Assembling a microrobot used to require a pair of needle-nosed tweezers, a microscope, steady hands and at least eight hours. But now U of T Engineering researchers have developed a method that requires only a 3D printer and 20 minutes.
In the lab of Professor Eric Diller (MIE), researchers create magnetized microrobots — the size of the head of a pin — that can travel through fluid-filled vessels and organs within the human body. Diller and his team control the motion of these microrobots wirelessly using magnetic fields.
Each microrobot is built by precisely arranging microscopic sections of magnetic needles atop a flat, flexible material. Once deployed, the researchers apply magnetic fields to induce microrobots to travel with worm-like motion through fluid channels, or close its tiny mechanical ‘jaws’ to take a tissue sample.
“These robots are quite difficult and labour-intensive to fabricate because the process requires precision,” says Tianqi Xu (MIE MASc candidate). “Also because of the need for manual assembly, it’s more difficult to make these robots smaller, which is a major goal of our research.”
That is why Xu and his labmates developed an automated approach that significantly cuts down on design and development time, and expands the types of microrobots they can manufacture. Their findings were published today in Science Robotics.
Smaller and more complex microrobots are needed for future medical applications, such as targeted drug delivery, assisted fertilization, or biopsies.
“If we were taking samples in the urinary tract or within fluid cavities of the brain — we envision that an optimized technique would be instrumental in scaling down surgical robotic tools,” says Diller.
To demonstrate the capabilities of their new technique, the researchers devised more than 20 different robotic shapes, which were then programmed into a 3D printer. The printer then builds and solidifies the design, orienting the magnetically patterned particles as part of the process.
“Previously, we would prepare one shape and manually design it, spend weeks planning it, before we could fabricate it. And that’s just one shape,” says Diller. “Then when we build it, we would inevitably discover specific quirks — for example, we might have to tweak it to be a little bigger or thinner to make it work.”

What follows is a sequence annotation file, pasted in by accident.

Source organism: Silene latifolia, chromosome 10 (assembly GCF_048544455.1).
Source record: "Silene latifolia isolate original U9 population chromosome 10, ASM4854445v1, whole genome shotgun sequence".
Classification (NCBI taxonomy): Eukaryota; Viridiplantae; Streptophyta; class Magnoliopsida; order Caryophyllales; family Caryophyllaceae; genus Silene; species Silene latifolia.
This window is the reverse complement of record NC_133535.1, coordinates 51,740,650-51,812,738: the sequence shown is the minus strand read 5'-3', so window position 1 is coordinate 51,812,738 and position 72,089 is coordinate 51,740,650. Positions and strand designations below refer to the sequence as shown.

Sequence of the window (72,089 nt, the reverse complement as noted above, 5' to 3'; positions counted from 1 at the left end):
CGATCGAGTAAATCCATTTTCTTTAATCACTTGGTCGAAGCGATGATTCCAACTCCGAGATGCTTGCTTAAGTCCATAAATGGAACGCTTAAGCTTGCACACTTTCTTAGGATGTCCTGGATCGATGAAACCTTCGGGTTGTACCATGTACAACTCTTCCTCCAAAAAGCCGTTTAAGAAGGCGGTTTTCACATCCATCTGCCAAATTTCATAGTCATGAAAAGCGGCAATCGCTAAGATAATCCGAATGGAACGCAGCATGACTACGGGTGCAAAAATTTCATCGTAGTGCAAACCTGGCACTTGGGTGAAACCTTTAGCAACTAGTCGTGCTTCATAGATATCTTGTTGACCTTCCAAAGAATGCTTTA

“Now we can program the shapes and click print,” adds Xu. “We can iterate, design and refine it easily. We have the power to really explore new designs now.”
The researchers’ optimized approach opens the doors for developing even smaller and more complex microrobots than the current millimetre-size. “We think it’s promising that we could one day go 10 times smaller,” says Diller.
Diller’s lab plans to use the automated process to explore more sophisticated and complicated shapes of microrobots. “As a robotics research community, there’s a need to explore this space of tiny medical robots,” adds Diller. “Being able to optimize designs is a really critical aspect of what the field needs.”
The Latest on: Microrobots
[google_news title=”” keyword=”microrobots ” num_posts=”10″ blurb_length=”0″ show_thumb=”left”]
via Google News
The Latest on: Microrobots
- Technique for 3D printing metals at the nanoscale reveals surprise benefiton September 21, 2023 at 6:45 am
Caltech researchers revealed that they had developed a new fabrication technique for printing microsized metal parts containing features about as thick as three or four sheets of paper.
- Corkscrew-shaped microbot could use sound to spiral through human bodyon September 20, 2023 at 11:00 am
Microscopic helical robot travels through narrow tubes when exposed to sound, and could eventually be used to deliver drugs inside of the body by spiralling through its vasculature.
- University of Waterloo Researchers Secure Over $38.4 Million in Research Fundingon September 20, 2023 at 5:18 am
The Canada Foundation for Innovation (CFI) is a non-profit corporation that invests in research infrastructure at Canadian universities, colleges, research hospitals and non-profit research ...
- Mini explosions give this little robot a big bounceon September 15, 2023 at 12:00 pm
“The high frequencies, speeds, and strengths allow [the] actuators to provide microrobots with locomotion capabilities that were previously available only to much larger robots,” writes Northwestern ...
- Chinese researchers create dancing microrobots using laserson September 14, 2023 at 8:58 am
Scientists develop a new technique for using lasers to create "dancing" microrobots with movable joints that have a wide variety of applications.
- Shapeshifting Microrobots that Fight Cancer on a Cellular Levelon September 12, 2023 at 5:00 pm
It’s real life. Researchers, in a proof-of-concept study, have made fish-shaped microrobots that are guided with magnets to cancer cells, where a pH change triggers them to open their mouths and ...
- Microrobots offer new opportunities for cancer treatment and wound healingon September 9, 2023 at 11:22 pm
A group of researchers at the Technical University of Munich (TUM) has developed the world’s first microrobot (“microbot”) capable of navigating within groups of cells and stimulating individual cells ...
- The world’s smallest drumon September 8, 2023 at 6:15 am
That’s because small means small — about the width of a human hair.
- Scientists invent micro-robots to probe human cellson September 7, 2023 at 10:18 am
Now, researchers at the Technical University of Munich (TUM) have invented a microrobot, which they say is the first of its kind. This microbot has the adeptness to navigate precisely within clusters ...
- The first microrobots capable of navigating within groups of cells and stimulating individual cellson September 6, 2023 at 5:02 pm
A group of researchers at the Technical University of Munich (TUM) has developed the world's first microrobot ("microbot") capable of navigating within groups of cells and stimulating individual cells ...
via Bing News